128th-Final, Round 13: Lost Our Lisa vs. The Front

128th-final, round 13: 5F17 vs. 9F16.

5F17: “Lost Our Lisa” (Season 9 / May 10, 1998)
Written by Brian Scully. Directed by Pete Michels
Showrunner: Mike Scully

5F17 Lost Our Lisa

Didn’t like it quite as much as last time.

-Lisa: “Can I take the bus to the museum?”
-Homer: “Museum? I don’t like the sound of that.”

9F16: “The Front” (Season 4 / April 15, 1993)
Written by Adam I. Lapidus. Directed by Rich Moore
Showrunners: Al Jean & Mike Reiss

9F16 The Front

Don’t know what I was going on about last time. Brilliant episode.

The winner: 9F16, “The Front.”

128th-Final, Round 12: Bart Gets an “F” vs. Homer the Vigilante

128th-final, round 12: 7F03 vs. 1F09.

7F03: “Bart Gets an F” (Season 2 / October 11, 1990)
Written by David M. Stern. Directed by David Silverman
Showrunners: James L. Brooks, Matt Groening, Sam Simon

7F03 Bart Gets an F


1F09: “Homer the Vigilante” (Season 5 / January 6, 1994)
Written by John Swartzwelder. Directed by Jim Reardon
Showrunner: David Mirkin

1F09 Homer the Vigilante

Another close one. As many second season episodes do, “Bart Gets an F” starts out as a rather conventional family sitcom plot, but of course even back then The Simpsons couldn’t help but elevate the material. I am again and again impressed by the sophisticated and artful animation of the early seasons, and this one is just full of beautiful shots.

“Homer the Vigilante” is obviously a much more polished product, and I like the episode a lot, but “Bart Gets an F” has a certain charm that, at least for me, puts it ahead in this contest.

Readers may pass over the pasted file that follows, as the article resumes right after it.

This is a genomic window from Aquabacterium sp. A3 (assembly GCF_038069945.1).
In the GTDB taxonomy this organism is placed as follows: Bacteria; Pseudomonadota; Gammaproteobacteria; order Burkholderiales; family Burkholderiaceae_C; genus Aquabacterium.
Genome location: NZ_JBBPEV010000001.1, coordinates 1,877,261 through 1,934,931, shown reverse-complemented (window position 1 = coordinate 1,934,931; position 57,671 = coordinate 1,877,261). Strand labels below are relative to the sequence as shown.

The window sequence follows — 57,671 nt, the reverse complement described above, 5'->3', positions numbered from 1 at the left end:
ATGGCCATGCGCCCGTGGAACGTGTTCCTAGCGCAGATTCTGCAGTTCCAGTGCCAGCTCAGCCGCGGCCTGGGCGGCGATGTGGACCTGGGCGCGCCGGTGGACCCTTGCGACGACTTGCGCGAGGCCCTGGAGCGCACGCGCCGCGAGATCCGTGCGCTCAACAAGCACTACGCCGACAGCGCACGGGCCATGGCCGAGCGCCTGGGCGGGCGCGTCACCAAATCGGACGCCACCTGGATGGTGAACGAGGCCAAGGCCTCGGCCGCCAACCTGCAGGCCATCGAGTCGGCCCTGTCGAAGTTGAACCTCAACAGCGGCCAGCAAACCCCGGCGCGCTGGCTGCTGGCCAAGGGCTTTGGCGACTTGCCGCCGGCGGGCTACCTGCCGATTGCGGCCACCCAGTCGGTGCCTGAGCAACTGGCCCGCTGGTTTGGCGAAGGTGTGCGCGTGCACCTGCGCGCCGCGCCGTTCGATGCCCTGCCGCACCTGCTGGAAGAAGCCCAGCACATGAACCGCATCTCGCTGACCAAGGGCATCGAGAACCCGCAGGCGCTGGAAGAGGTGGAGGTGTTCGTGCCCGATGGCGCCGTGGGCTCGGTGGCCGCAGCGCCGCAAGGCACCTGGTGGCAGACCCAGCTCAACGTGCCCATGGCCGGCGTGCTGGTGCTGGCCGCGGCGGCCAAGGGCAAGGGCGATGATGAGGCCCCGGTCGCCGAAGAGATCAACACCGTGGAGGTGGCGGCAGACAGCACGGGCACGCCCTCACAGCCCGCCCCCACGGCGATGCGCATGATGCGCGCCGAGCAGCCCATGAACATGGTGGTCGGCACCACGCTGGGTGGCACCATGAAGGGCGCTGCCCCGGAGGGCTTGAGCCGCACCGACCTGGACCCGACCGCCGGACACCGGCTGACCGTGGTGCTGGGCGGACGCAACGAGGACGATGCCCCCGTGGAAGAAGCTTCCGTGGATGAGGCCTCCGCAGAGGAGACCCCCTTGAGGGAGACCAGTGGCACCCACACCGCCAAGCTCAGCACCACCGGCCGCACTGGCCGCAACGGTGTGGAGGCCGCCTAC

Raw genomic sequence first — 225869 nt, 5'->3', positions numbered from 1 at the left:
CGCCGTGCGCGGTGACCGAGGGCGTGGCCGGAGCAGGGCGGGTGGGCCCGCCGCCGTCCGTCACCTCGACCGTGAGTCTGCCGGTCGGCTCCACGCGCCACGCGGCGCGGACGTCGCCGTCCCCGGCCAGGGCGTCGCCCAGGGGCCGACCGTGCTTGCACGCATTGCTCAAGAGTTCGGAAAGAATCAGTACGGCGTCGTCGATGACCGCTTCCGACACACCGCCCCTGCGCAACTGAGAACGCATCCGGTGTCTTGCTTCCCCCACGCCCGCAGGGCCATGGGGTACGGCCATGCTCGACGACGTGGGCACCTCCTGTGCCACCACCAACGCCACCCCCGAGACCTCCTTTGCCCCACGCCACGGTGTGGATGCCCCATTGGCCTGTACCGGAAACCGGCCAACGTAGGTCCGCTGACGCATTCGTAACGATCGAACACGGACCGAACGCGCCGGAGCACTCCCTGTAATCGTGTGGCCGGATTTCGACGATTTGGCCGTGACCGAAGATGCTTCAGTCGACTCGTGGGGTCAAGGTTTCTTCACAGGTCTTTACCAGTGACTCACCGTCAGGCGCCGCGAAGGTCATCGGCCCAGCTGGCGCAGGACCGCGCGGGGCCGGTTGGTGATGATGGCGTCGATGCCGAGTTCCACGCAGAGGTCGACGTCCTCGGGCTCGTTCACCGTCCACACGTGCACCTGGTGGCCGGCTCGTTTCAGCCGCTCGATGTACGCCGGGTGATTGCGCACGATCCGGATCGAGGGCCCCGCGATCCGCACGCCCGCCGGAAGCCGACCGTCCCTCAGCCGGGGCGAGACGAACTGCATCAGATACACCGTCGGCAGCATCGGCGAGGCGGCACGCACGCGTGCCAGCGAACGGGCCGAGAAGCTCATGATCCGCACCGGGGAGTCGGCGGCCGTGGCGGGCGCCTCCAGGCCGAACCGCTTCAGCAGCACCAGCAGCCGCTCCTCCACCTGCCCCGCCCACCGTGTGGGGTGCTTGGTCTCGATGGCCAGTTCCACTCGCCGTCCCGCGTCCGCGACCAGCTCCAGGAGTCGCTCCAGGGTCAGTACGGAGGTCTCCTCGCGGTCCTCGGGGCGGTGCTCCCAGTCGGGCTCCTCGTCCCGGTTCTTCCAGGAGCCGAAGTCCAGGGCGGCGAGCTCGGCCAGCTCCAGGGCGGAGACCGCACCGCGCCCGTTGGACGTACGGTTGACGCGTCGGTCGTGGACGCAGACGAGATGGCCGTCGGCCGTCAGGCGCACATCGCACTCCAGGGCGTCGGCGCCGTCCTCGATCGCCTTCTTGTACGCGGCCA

The winner: 7F03, “Bart Gets an F.”

128th-Final, Round 11: Bart the Mother vs. A Fish Called Selma

128th-final, round 11: 5F22 vs. 3F15.

5F22: “Bart the Mother” (Season 10 / September 27, 1998)
Written by David S. Cohen. Directed by Steven Dean Moore
Showrunner: Mike Scully

5F22 "Bart the Mother"

Hey, look, it’s Homer getting violently hit in the groin with a baseball. That’s not even three minutes into this episode – which, if past me is to be believed does get better as it goes on – and that’s when I turned it off and declared “A Fish Called Selma” the winner of this round. Not that that outcome was ever in doubt, anyway.

3F15: “A Fish Called Selma” (Season 7 / March 24, 1996)
Written by Jack Barth. Directed by Mark Kirkland
Showrunners: Bill Oakley & Josh Weinstein

3F15 "A Fish Called Selma"

-Lovejoy: “And do you, Selma Bouvier Terwilliger Bouvier, take the fabulous Troy McClure to be your lawful wedded husband?”
-Selma: “I already told you, yes.”

That is such a subtle little joke and such a perfect line reading from Julie Kavner. (Have I mentioned the word perfect, yet?)

The winner: 3F15, “A Fish Called Selma.”

128th-Final, Round 10: Sweet Seymour Skinner’s Baadasssss Song vs. A Streetcar Named Marge

128th-final, round 10: 1F18 vs. 8F18.

1F18: “Sweet Seymour Skinner’s Baadasssss Song” (Season 5 / April 28, 1994)
Written by Bill Oakley & Josh Weinstein. Directed by Bob Anderson
Showrunner: David Mirkin

Bart Simpson and Principal Skinner


8F18: “A Streetcar Named Marge” (Season 4 / October 1, 1992)
Written by Jeff Martin. Directed by Rich Moore
Showrunners: Al Jean & Mike Reiss

Play Enjoyed By All


The winner, you may be surprised to read, is 1F18, “Sweet Seymour Skinner’s Baadasssss Song.” I honestly did not expect “Streetcar” to exit the tournament this early, but the truth is that both episodes are excellent and I just happen to like SSSBS a tiny bit more. It’s a really, really close call, though.

128th-Final, Round 9: Lisa’s Pony vs. Treehouse of Horror IV

128th-final, round 9: 8F06 vs. 1F04.

8F06: “Lisa’s Pony” (Season 3 / November 7, 1991)
Written by Al Jean & Mike Reiss. Directed by Carlos Baeza
Showrunners: Al Jean & Mike Reiss

The Simpsons 8F06 Lisa’s Pony


1F04: “Treehouse of Horror IV” (Season 5 / October 28, 1993)
Written by Conan O’Brien, Bill Oakley, Josh Weinstein, Greg Daniels, Dan McGrath, Bill Canterbury
Directed by David Silverman. Showrunner: David Mirkin

The Simpsons 1F04 Treehouse of Horror IV

(Every time I come on here and apologize for not posting anything for so long and then vowing to do a better job from now on it only gets worse, so I’m not even gonna do that today.)

Whenever a Halloween special comes up on the tournament I go in thinking, well, even if it’s good I’m not gonna pick it over a decent regular episode, right?